Lesson Learned: The Tools Worth Paying For (For Me)

tools pinterestIsn’t the techno world so fabulous?  All kinds of great tools you can use to be more efficient, look more professional and stay on top of your game.   There are tons of free tools that can make a big difference, and then for others ….. well … you get what you pay for.

When you are bootstrapping yourself up, you want to think long and hard about where you shell out your hard-earned money.  After six or seven months of experimenting with several tools, these are the ones I’m paying for and ones I’m not.

Note: This post contains affiliate links, which means I receive a small compensation if you purchase using these links.  All opinions are my own.

Hosting and Theme

Of course, I have to pay for hosting.   I switched to SiteGround after an unfortunate lack of support from another company;  I’ve been totally pleased with the help and resources from SiteGround.  My theme, GeneratePress, is free, but I did purchase a $39 add-on package to do the customization I wanted.  And the support from the developer, Tom Usborne, is UH-MAZ-ING.  I’m planning a whole post soon about how much I love GeneratePress, but for now, I’ll just say that $39 package and a little bit of techie elbow grease is saving me a bunch of money elsewhere.

Cloud Storage

For most people, there is not much reason to pay for cloud storage.  You can get plenty of free storage from Google Drive, photo sharing sites, Dropbox, Amazon S3 and other sources.  But I do pay $10 per month for Dropbox because I have access to folders for some of my clients and all of them together put me over the limit for a free account.

Whatever cloud storage you use, just be sure you understand the different levels of security and privacy available, and the limits on download requests.  Amazon S3 probably has the best combination of those.

Social Media Management

Oh.my.  The options here are absolutely endless.  It is also a place where little bits can add up. $10/month here, $4.99/month there, and before you know it, you are in for upwards of $100/month.  Right now, I am only paying for Buffer.  Being able to schedule more than 10 tweets at a time is important to me.  I can see a day where I might need something more sophisticated like Hootsuite Pro, and a Pinterest scheduler like Tailwind or Board Booster are probably in my future. But I’m not there yet.

Email Subscribers

I’m using a free MailChimp account and I really dislike it.  There is something to the Groups and Segments I haven’t quite figured out yet, and if I do, I may like it better.  For list building and share buttons, I use SumoMe.  I just started doing a trial of  their List Builder Pro.  They have added brand new feature that creates a link you can use to trigger an email collection pop-up anywhere on your site.  It saves the email address for you, so even if the subscriber never finds that second MailChimp opt-in email, you can add them to your list manually. I’ve been looking for this feature for a while.  It’s pricey at $20/month, but I think it is going to be very valuable to me.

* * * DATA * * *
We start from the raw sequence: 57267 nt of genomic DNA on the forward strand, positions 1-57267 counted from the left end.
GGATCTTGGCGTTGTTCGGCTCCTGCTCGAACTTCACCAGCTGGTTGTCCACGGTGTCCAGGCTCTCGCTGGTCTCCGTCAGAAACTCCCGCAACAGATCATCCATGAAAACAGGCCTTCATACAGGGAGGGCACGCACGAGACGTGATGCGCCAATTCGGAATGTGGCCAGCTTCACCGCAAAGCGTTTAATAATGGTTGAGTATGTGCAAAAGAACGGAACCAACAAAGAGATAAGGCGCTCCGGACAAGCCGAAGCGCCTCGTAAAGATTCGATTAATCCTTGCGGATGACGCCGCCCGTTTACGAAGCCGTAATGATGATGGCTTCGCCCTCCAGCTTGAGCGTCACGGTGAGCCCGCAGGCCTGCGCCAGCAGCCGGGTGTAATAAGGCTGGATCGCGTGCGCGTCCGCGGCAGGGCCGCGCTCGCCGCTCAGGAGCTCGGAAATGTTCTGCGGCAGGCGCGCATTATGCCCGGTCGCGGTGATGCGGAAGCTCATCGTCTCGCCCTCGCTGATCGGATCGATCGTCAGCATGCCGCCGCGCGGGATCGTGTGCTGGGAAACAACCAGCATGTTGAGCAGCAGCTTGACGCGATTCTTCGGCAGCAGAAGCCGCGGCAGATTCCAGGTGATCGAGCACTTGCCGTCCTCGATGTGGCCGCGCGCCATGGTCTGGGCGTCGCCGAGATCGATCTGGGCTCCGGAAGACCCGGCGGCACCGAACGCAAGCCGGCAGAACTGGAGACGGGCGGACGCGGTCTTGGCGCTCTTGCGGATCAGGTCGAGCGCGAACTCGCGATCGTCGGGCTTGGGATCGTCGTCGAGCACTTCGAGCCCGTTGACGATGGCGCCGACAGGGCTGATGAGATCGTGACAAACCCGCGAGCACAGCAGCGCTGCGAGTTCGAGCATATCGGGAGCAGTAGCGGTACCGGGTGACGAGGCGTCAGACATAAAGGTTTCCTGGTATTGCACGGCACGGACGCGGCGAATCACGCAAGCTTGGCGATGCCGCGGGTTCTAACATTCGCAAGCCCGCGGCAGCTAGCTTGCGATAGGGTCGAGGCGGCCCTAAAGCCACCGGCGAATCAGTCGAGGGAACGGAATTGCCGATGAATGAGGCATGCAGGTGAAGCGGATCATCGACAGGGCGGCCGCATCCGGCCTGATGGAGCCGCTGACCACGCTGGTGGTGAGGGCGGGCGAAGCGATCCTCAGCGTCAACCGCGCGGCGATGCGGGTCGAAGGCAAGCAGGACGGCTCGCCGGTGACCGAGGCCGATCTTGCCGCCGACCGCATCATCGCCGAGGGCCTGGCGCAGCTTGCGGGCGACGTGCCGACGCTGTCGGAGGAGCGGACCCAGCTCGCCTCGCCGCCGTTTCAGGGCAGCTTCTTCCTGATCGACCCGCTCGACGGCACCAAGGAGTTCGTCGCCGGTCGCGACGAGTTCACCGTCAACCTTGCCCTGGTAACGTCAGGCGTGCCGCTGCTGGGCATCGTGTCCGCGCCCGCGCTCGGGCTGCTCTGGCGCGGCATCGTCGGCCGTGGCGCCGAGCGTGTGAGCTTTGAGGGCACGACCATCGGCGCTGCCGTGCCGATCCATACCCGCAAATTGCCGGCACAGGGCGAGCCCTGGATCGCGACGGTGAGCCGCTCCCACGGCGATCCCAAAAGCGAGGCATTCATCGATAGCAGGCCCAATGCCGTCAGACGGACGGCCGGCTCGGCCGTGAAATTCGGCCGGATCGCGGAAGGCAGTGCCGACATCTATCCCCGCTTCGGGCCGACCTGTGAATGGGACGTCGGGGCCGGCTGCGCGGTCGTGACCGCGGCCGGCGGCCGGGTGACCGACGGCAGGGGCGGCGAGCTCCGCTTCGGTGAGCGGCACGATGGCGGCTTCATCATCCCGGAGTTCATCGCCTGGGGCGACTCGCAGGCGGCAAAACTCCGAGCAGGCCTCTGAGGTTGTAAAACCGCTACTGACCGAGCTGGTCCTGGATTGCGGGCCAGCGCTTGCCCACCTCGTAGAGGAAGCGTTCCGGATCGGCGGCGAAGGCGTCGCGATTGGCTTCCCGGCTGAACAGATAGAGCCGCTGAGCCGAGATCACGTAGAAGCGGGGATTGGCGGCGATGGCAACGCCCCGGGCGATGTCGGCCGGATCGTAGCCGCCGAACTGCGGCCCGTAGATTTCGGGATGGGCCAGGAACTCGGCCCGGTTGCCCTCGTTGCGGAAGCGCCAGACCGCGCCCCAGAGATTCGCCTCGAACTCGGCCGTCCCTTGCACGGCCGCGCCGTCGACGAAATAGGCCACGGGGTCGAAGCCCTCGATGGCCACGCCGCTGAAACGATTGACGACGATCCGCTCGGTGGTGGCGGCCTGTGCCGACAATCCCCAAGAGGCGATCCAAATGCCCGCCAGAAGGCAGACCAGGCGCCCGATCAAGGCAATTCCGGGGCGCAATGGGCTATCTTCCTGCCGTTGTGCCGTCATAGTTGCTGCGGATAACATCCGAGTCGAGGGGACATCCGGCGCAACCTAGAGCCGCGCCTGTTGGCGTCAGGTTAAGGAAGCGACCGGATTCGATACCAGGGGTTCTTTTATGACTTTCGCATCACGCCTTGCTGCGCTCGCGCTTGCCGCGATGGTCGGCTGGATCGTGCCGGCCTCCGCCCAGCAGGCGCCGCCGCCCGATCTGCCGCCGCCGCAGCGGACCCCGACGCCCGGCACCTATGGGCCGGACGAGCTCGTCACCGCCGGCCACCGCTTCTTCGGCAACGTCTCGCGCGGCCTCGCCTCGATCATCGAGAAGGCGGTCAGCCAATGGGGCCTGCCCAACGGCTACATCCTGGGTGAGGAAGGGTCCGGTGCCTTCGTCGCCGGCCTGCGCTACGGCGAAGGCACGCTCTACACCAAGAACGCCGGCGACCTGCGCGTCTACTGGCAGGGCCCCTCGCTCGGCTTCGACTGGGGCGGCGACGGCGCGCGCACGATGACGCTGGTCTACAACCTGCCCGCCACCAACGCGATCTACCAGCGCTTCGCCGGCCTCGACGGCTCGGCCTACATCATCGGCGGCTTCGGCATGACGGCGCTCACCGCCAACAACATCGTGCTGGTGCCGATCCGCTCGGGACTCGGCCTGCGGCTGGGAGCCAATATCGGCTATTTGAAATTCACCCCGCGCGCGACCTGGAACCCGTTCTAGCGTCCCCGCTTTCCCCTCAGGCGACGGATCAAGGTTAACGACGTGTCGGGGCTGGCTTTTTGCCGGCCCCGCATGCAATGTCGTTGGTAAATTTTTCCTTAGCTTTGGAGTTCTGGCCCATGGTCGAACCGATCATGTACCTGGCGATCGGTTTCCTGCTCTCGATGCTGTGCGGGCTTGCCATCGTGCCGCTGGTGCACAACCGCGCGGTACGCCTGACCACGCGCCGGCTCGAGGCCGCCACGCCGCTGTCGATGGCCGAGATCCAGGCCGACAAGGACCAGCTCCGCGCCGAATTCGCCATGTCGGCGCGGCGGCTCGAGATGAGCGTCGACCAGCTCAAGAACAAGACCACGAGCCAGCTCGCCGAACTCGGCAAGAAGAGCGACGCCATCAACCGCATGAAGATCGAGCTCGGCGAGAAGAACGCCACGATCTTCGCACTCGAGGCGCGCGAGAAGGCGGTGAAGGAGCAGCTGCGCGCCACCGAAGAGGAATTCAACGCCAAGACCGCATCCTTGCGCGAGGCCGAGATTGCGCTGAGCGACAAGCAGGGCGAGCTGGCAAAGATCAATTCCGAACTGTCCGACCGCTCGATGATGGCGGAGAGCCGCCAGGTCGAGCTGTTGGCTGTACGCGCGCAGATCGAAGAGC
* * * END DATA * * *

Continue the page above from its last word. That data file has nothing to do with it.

Graphic Design/Photo Editing

Ack.  This is the one I struggle most with. I want four main features in a photo editor:

  • use my own fonts
  • apply shadows, embossing and shapes to text
  • use pre-set filters
  • control character and line spacing

Free Canva and PicMonkey can each do two of the four and paying $5/month for PicMonkey Royale would add one more. Right now, I’m paying $10/month for Adobe PhotoShop, and I know it can do all four of those things, but I don’t know how to do them all.  And every time I try to use PhotoShop, I spend two hours figuring out how to do what I want it to do, and still end up rigging something together. The learning curve is very steep.

But here’s the thing. I am not a graphic designer. This is where I need to use my purpose as a filter.  Being able to make fancy graphics is sometimes convenient, but it’s not mission-critical to helping you move your God-sized dream from vision to action.  I need to cancel PhotoShop and be satisfied with what I can do on PicMonkey and Canva.

The place where your treasure is, is the place you will most want to be, and end up being. Luke 12:34 (MSG)

I don’t want to be where I’m not supposed to just because I placed my treasure there.

So there we go.  Between those tools, plus Microsoft Office 365, I’m around $60/month for tools and software.  That’s manageable.  My systems are working for where I am now, and I know where I need to add on as I grow.

Your list will look different, depending on your goals, where you are in your online journey and your other strengths and resources. But whatever tools you decide to pay for, be sure to thoughtfully place your treasure.

Which tools have you invested in to help make you more productive?  Which are your favorites?


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